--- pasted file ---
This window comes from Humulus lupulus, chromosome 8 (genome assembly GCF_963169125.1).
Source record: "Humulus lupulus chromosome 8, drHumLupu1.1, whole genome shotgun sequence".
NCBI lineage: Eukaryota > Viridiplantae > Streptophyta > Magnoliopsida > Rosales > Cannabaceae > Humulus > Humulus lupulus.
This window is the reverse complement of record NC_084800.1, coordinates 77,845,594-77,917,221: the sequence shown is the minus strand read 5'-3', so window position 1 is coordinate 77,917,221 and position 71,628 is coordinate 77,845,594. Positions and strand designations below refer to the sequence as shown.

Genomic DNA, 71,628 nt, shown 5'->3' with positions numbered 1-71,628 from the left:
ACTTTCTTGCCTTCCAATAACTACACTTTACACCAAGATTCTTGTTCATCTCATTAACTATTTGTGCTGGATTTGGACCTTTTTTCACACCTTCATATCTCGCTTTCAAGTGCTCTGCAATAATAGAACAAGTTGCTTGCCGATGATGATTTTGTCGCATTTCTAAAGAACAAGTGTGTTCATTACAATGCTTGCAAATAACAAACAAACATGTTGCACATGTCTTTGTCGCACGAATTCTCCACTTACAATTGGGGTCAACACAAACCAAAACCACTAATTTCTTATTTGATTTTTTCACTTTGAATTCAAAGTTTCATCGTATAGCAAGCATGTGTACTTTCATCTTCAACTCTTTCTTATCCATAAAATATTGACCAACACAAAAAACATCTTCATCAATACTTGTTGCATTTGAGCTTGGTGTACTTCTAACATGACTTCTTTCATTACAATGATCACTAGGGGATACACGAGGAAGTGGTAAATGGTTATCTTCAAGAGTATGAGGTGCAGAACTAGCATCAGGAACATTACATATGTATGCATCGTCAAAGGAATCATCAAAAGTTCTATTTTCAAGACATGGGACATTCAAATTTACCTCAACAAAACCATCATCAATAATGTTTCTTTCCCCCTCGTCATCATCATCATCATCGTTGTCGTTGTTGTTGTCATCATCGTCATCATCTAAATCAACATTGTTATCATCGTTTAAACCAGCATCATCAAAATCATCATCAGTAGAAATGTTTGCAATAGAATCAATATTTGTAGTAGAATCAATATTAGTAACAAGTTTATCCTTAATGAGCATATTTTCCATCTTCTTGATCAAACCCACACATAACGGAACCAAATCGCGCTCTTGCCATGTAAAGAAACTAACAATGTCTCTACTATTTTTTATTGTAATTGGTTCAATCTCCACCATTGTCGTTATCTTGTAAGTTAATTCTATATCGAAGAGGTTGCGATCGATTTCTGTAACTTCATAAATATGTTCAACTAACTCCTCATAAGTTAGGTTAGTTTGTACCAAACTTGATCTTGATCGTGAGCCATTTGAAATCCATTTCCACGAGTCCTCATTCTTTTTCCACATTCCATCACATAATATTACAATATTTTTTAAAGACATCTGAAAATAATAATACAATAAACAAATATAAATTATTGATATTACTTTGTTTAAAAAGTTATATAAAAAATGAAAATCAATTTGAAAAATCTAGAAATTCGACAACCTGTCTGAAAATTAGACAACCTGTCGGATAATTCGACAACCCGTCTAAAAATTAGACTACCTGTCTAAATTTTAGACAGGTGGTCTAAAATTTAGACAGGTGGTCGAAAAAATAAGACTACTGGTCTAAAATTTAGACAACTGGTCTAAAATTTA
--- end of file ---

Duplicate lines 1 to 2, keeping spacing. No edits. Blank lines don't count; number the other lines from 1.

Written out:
This window comes from Humulus lupulus, chromosome 8 (genome assembly GCF_963169125.1).
Source record: "Humulus lupulus chromosome 8, drHumLupu1.1, whole genome shotgun sequence".